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PostPosted: Tue Nov 21, 2017 12:49 pm    Post subject:

But you are also comparing wide open 3s to all non-wide open 3s. Maybe there is a 3 sweet spot, i.e. a partially open 3?
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PostPosted: Tue Nov 21, 2017 1:02 pm    Post subject:

LakerSanity wrote:
But you are also comparing wide open 3s to all non-wide open 3s. Maybe there is a 3 sweet spot, i.e. a partially open 3?


It exists. I'll pull that after I finish lunch. Haha.

And actually, I'm comparing wide open 3s to all 3s shooting. If being wide open correlates to higher percentages but we have seen that is not the case.
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PostPosted: Tue Nov 21, 2017 1:23 pm    Post subject:

TooMuchMajicBuss wrote:
As many have already stated, if the Lakers could shoot league average at the 3 point and free throw line, we'd be talking playoffs without having to throw "/sarcasm" somewhere in the post. Turnovers are still a problem but we're decent in blocks and rebounding and our defense is very good so far.

Our best 3 point shooter right now is Jordan Clarkson, shooting 36.0% from 3.

That's the same percentage the Cleveland Cavaliers are averaging as a team. They are number 15 in the NBA in 3 point shooting.

Yes, our best 3 point shooter is the only one who would not lower the average on an average team. Although he wouldn't raise it either.

3 point shooting:

Kuzma 33.8% on 4 attempts/game. Not league average but just good enough to make teams guard him on the perimeter. Opens up other options.
Lopez 34.2% on 4.3 attempts. Same as above.
Clarkson 36.0% on 2.9 attempts. Fifth on the team in volume for our only average 3 pt shooter.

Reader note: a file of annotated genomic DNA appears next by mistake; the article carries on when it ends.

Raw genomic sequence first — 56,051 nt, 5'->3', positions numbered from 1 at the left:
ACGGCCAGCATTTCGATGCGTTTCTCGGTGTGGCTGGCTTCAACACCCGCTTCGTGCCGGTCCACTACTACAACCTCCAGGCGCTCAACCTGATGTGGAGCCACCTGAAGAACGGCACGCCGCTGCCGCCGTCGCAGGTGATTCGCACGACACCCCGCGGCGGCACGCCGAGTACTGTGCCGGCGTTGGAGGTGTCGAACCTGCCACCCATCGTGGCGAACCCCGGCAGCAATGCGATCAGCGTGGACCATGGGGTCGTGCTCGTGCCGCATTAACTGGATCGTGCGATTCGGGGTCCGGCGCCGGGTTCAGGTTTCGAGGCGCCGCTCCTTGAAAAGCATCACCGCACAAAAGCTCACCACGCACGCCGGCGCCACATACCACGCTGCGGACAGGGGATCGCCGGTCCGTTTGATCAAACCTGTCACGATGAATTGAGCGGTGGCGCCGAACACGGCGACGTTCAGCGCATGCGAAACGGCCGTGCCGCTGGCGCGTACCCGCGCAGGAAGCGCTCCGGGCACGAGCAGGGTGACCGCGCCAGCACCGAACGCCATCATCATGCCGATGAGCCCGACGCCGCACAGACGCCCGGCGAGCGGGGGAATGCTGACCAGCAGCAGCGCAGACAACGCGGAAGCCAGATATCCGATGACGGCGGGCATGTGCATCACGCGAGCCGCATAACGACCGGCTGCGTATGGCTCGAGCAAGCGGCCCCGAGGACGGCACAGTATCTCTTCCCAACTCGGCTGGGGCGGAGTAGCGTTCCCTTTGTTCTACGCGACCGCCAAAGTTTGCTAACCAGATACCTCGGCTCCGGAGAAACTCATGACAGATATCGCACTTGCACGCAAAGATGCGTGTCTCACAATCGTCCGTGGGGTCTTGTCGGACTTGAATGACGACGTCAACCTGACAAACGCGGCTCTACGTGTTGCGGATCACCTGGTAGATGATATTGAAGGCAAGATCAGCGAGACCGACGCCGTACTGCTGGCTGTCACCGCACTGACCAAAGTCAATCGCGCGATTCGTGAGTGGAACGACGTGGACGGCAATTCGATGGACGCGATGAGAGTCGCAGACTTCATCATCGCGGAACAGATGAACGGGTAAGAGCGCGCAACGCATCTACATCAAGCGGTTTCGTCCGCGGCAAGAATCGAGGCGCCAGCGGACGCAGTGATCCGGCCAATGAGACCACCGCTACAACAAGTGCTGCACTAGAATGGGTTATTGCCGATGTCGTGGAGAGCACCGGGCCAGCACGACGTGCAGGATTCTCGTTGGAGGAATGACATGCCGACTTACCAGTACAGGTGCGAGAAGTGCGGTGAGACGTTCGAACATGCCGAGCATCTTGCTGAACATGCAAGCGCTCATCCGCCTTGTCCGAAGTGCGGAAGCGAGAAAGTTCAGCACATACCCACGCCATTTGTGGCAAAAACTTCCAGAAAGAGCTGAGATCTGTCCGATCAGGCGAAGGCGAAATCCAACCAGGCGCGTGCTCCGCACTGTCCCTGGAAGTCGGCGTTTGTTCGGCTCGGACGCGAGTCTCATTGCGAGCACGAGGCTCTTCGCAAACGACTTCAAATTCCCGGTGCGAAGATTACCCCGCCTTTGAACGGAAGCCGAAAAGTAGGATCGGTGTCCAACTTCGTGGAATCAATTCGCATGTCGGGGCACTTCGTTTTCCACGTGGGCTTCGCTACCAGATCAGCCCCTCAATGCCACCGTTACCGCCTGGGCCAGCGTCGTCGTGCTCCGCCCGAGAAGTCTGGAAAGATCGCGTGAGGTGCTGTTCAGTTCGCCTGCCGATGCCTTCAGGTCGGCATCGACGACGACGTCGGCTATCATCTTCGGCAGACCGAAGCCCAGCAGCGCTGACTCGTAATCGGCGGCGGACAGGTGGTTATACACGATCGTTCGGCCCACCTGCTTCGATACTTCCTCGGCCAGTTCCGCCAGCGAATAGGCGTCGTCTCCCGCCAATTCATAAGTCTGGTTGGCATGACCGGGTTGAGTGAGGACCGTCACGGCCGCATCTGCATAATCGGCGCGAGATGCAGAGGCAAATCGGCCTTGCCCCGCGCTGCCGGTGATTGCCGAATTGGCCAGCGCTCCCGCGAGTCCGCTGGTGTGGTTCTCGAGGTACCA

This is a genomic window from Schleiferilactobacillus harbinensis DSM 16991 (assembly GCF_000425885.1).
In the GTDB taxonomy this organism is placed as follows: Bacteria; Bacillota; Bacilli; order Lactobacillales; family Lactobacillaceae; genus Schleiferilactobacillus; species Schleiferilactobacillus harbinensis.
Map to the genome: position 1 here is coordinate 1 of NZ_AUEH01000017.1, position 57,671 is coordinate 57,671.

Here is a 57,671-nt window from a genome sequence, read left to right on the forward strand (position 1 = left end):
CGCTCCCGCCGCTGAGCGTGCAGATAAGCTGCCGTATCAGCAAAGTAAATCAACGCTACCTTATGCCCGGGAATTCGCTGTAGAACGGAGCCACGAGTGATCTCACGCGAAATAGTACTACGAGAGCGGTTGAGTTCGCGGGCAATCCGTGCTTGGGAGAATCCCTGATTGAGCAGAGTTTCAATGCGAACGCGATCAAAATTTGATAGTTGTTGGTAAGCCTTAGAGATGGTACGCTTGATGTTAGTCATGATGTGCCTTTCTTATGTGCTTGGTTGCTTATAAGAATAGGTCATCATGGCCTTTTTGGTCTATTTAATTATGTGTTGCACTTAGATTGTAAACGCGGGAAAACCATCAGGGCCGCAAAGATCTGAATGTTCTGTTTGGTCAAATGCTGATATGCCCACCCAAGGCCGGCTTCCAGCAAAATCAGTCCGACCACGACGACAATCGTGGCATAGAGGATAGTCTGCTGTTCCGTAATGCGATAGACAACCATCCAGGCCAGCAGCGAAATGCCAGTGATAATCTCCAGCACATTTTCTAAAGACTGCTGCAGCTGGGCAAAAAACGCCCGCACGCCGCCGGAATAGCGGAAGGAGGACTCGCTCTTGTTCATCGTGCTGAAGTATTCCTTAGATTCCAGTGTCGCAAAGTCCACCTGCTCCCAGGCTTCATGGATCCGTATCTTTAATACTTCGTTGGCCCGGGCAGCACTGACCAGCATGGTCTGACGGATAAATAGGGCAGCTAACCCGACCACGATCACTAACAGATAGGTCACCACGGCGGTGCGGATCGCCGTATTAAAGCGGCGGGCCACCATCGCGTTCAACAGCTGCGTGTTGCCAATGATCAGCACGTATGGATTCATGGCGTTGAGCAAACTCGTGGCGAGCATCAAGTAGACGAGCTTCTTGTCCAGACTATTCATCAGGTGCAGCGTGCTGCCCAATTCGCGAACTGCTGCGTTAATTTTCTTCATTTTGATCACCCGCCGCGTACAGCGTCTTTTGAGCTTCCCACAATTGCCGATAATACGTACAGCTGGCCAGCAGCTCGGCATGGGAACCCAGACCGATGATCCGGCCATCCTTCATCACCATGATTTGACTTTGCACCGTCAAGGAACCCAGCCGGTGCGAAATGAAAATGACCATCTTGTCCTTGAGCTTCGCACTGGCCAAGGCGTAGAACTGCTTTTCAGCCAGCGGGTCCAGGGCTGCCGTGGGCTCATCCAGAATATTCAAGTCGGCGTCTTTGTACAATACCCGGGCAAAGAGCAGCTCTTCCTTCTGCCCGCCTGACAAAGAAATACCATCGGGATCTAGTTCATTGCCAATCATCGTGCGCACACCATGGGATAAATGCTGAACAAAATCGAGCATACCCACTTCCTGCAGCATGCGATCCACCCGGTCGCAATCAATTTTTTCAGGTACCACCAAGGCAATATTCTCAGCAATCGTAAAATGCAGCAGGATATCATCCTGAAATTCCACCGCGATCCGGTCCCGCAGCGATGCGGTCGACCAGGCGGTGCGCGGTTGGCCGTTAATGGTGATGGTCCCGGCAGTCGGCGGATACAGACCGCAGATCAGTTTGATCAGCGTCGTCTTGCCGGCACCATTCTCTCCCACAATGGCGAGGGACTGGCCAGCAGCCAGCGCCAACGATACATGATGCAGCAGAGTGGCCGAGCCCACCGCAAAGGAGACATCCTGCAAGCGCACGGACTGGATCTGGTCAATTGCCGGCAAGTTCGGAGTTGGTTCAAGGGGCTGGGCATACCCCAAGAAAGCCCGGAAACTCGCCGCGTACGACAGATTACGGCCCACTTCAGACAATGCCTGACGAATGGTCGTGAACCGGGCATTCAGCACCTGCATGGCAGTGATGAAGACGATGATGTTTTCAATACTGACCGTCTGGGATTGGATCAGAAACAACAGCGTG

Ingram 30.8% on 1.5 attempts. Low volume, he's not what's killing our avg.

Aaand then we have:

KCP 30.9% on 5.4 attempts. Damn. 5.4 attempts, you're killing me smalls.
Lonzo 22.8% on 4.6 attempts. Double Damn.

KCP and Lonzo combined: 2.8 for 10 from 3. Neither one of these players were bad shooters from outside last year. In fact, Lonzo was dangerous from outside at UCLA.

Do the Lakers have a shooting coach?

On the flip side - huge kudos to the defense so far.

And for 3 pt shooting just gotta remember it's only November.


The only positive about the 3 point shooting is that it's proving to be contagious. Other teams that shoot well from 3 come to LA and forget how to shoot.
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PostPosted: Tue Nov 21, 2017 1:32 pm    Post subject:

I don't really need advanced stats...the Lakers are not a good 3pt shooting team. They are streaky and when on usually win but there isn't a shooter you can trust on this team. I hope they address that in the off season.
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PostPosted: Tue Nov 21, 2017 1:34 pm    Post subject:

Just curious. Where are the thresholds for 3pt shooting and what is "good" coming from? Asking because I would expect 33% shooting from deep to be totally acceptable though not outstanding.

No?
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PostPosted: Tue Nov 21, 2017 2:16 pm    Post subject:

4th best defense is insane.
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PostPosted: Tue Nov 21, 2017 3:16 pm    Post subject:

LakerSanity wrote:
Honestly, what this all tells me is that what I find instinctually to be true is true - that 3pt shooting is less about the look you get, and more about a combination of having a consistent stroke and confidence.


I think back to the success at UCLA that Bryce Alford experienced in his senior year when he played with Lonzo and TJ Leaf. It runs against that "confidence factor" intuitively to some extent. Bryce had great confidence every year at UCLA but when paired with Lonzo's special ability to find him for run outs to BA's preferred three point spots, and to be surrounded by a lot of sharpshooting help, well, the numbers improved for Bryce enormously. His stroke never changed really. The duties and opportunities, they changed.